As a Glen Ellyn bankruptcy attorney, I realize that some debts are not dischargeable. Debts such as student loans, recent taxes, parking tickets, child support, alimony, and debts incurred through some sort of fraud. Those debts are not eliminated when you receive your discharge order. It is only the debts that can be eliminated such as medical bills, personal loans, credit cards, utilities and debts for just about any other type of service; those are easily eliminated in a Chapter 7.
I recommend that you keep your discharge order in a real safe place and make photocopies of it. On occasion, you might come in contact with a creditor who is trying to collect on a debt that was eliminated in your bankruptcy claim. Although it technically is a violation of the discharge order, it is usually an innocent violation. Creditors sell the right to collect two different collection agencies and different creditors on a daily basis. Your name or your debt might have fallen into the hands of someone who is not yet aware of your bankruptcy. By making a copy of your discharge order, you can simply photocopy it and send it to that creditor and believe me, they will stop. A creditor does not want to be collecting or attempting to collect on a debt that has been discharged in bankruptcy as it is a clear violation of the Illinois bankruptcy discharge injunction.
You also want to keep a copy of your discharge order to dispute items that may appear on your credit report after your case is discharge. I recommend that you pull your credit report at least once a year. You can go to www.annualcreditreport.com to receive a copy of all three of your credit bureaus for free once a year. You could also pull one every four months, that way you could stay completely current throughout the year. By examining at least one of your credit reports every four months for free.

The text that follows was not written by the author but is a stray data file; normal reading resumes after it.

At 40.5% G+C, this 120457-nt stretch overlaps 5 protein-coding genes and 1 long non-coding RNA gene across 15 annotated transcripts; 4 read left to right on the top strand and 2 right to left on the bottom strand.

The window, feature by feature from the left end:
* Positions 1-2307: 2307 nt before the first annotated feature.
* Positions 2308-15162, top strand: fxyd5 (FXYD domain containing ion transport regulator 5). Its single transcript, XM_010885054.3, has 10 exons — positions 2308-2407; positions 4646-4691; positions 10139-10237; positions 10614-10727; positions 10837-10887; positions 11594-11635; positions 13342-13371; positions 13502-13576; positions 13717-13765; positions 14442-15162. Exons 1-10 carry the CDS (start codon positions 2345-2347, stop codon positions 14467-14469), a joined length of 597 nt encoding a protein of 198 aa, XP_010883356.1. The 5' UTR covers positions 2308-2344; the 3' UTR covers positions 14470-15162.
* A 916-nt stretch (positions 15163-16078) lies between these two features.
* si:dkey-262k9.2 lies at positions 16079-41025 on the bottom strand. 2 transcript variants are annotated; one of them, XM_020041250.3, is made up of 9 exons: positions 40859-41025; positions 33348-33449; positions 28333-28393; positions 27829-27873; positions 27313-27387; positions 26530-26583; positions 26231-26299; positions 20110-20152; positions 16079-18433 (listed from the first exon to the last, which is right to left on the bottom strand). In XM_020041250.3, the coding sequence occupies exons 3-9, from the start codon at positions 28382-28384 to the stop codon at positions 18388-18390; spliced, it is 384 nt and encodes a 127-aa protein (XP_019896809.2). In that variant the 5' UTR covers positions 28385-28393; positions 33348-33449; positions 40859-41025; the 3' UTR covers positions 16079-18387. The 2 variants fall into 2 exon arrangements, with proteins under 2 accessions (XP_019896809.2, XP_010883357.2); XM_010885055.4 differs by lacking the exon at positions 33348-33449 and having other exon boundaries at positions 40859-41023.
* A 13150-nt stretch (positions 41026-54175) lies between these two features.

If you see information on that credit report that is not true or information that should have been eliminated in the individual bankruptcy and it’s not indicated as such, then send a copy of your discharge order to that creditor and to the credit bureau disputing the validity of that debt. The credit bureau will then contact the creditor to determine whether or not that debt is due and owing. If the creditor does not respond to the credit bureau within 30 days stating the validity of the debt, then it will be eliminated. So keeping a copy of your discharge is very important to stop future creditors from trying to collect on all debts and it’s also important to dispute information on your credit bureau that might be inaccurate. You also want to keep it just in case for reference if you ever want to know when you actually filed and what your case number is. Some applications will ask if you ever filed for bankruptcy and they will ask for information about it. If you lose the paperwork, it is likely that your Chicago bankruptcy lawyer will be able to provide you with an additional copy.